This old advert tells us the type of things that were in Thomas Spikin’s Museum on High Street. Also, as he was disposing of all effects, is this indication that it closed down in 1993?
I’m understanding the museum was where Nicola’s Nursery World is on High Street today!
Source: Source: Sheffield Daily Telegraph – Saturday 02 September 1893
More about Ralph Smith’s Gibbet:
Ralph’s Lane, Frampton
This lane was named after Ralph Smith, of Wyberton, who was executed on May 16, 1792, at Lincoln Castle for the murder of Gentle Sutton, of Frampton. His body was brought back by cart and hung in chains on the gibbet post with crowds gathering to see it. A commemorative plaque on the roadside in Ralph’s Lane marks the site of the gibbet. Ralph Smith was the last person in the Boston area to be hung in chains, this practice being abolished 43 years later. He had returned four months previously from having been transported, presumably from Australia, and was therefore already labelled a hardened criminal. According to the records Gentle Sutton was 70 years old and was murdered in his cottage, which was in what is now Banisters Lane, off Ralph’s Lane. Smith stole “a claret-coloured coat and waistcoat, two pairs of white buckskin breeches, a scarlet waistcoat, one new bottle-green coat, a striped velvet waistcoat and five silver teaspoons”. A young boy reported having seen Smith at the cottage and was able to give a good description of him. Smith was arrested in Fiskerton, near Lincoln, when he tried to sell the clothing. The gibbet post was made from an old oak tree. This was later cut up by local people and the wood used, among other things, to make a tobacco bowl which is now in the Guildhall Museum collection. A section of the post was used as a gatepost by a farmer in Spotfield Lane, off Ralph’s Lane.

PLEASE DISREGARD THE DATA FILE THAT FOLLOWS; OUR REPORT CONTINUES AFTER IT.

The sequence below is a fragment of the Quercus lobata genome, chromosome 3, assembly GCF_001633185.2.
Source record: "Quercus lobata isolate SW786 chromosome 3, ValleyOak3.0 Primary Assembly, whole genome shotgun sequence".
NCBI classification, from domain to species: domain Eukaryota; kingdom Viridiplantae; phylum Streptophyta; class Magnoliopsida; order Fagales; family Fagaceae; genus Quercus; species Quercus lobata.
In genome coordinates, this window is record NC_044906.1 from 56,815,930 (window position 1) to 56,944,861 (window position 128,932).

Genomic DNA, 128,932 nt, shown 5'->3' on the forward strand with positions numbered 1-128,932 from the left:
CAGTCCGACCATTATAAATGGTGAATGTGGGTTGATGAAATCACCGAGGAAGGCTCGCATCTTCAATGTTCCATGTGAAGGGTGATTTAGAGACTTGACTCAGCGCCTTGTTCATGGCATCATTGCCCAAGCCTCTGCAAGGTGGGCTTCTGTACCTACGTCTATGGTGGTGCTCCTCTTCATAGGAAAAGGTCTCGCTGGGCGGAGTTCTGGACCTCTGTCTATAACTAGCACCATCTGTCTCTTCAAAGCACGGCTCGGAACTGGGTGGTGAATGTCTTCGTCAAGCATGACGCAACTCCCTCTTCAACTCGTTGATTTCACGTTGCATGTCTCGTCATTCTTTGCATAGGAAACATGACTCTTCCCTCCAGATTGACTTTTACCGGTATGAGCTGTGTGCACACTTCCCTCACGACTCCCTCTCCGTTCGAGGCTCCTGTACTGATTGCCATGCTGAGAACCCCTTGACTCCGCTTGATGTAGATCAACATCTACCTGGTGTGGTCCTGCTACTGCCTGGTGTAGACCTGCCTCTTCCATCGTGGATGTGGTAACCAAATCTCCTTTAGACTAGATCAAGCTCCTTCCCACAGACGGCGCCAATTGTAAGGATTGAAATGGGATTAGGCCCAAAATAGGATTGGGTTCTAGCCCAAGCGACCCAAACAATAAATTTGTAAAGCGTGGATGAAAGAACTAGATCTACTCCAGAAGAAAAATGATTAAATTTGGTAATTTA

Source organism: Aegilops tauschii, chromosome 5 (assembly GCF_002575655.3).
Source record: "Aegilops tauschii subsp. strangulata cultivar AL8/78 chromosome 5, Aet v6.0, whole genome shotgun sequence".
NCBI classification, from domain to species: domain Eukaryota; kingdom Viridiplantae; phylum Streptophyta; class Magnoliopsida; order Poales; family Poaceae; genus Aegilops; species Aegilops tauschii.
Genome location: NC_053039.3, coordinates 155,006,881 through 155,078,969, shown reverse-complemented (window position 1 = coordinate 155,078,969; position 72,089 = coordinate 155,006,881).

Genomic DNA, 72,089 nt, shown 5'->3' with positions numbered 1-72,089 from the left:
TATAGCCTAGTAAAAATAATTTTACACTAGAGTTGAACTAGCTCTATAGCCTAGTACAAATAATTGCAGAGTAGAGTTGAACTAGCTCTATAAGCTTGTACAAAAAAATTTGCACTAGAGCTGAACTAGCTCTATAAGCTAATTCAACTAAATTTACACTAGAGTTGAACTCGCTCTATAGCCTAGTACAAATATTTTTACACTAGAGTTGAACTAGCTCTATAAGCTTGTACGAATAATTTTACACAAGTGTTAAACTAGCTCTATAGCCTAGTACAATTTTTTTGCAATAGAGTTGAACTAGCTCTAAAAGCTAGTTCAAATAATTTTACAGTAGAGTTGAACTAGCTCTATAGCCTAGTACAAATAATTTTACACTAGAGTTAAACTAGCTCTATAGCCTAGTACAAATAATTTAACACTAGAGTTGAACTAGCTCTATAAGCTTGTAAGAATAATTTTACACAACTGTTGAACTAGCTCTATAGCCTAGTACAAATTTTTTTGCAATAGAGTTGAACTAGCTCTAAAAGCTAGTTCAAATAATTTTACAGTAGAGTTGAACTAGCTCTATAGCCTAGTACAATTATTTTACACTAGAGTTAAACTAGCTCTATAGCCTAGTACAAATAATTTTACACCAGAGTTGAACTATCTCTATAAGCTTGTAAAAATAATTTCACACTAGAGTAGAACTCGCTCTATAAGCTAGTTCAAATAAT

Source: Boston Burgh Council website